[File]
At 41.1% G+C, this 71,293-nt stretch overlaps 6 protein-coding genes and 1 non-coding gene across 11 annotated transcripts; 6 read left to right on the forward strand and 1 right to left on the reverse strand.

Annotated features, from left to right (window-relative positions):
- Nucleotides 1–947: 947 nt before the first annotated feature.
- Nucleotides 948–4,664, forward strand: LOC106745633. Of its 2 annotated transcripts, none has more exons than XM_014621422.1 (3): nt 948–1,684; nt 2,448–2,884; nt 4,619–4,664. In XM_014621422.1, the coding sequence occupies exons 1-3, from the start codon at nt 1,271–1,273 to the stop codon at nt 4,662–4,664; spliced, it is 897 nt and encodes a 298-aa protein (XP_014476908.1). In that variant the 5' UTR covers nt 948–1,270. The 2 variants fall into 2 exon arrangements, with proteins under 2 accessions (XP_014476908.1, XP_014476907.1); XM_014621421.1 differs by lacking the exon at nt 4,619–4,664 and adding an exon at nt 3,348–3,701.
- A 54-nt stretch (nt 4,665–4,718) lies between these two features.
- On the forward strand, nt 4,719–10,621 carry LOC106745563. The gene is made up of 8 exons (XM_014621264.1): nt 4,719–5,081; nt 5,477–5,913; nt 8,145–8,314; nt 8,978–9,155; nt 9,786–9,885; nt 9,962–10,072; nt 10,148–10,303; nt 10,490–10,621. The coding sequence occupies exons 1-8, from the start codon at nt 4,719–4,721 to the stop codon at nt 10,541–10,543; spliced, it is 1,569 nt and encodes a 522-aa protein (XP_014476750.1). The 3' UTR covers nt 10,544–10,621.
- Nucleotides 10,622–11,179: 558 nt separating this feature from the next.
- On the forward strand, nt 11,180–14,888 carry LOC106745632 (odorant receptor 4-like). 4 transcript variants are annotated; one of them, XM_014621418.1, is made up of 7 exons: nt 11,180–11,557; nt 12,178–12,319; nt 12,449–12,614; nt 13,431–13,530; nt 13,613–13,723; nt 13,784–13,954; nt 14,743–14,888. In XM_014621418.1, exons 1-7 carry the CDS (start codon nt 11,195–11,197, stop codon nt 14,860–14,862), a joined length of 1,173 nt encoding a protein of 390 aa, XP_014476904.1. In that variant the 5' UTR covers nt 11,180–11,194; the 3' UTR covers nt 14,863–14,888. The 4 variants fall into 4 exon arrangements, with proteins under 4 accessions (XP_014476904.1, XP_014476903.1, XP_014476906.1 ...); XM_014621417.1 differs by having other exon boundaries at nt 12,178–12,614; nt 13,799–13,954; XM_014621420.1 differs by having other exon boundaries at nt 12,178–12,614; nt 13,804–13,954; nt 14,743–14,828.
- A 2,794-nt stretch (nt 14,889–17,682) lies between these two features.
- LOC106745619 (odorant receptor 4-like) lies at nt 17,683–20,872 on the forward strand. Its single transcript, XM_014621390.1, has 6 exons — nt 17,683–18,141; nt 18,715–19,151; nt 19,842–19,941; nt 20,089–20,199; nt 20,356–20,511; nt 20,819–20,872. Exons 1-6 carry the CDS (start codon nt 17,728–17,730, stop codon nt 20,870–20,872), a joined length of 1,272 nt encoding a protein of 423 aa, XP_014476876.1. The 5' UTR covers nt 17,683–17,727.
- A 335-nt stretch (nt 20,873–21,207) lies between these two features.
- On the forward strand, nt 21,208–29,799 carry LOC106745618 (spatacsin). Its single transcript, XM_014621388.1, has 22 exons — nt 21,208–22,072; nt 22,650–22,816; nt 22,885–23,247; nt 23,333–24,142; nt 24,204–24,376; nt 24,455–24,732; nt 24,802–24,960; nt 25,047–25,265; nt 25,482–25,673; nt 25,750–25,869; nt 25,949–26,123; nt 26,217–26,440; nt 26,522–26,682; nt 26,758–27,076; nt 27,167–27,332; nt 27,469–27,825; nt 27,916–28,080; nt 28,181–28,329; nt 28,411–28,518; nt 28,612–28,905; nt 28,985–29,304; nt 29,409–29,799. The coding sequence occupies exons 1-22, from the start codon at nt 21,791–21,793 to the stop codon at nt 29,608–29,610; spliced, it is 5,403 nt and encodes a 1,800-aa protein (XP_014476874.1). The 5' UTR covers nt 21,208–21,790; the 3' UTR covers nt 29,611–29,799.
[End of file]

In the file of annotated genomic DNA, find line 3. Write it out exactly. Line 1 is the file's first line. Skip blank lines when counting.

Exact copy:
- Nucleotides 1–947: 947 nt before the first annotated feature.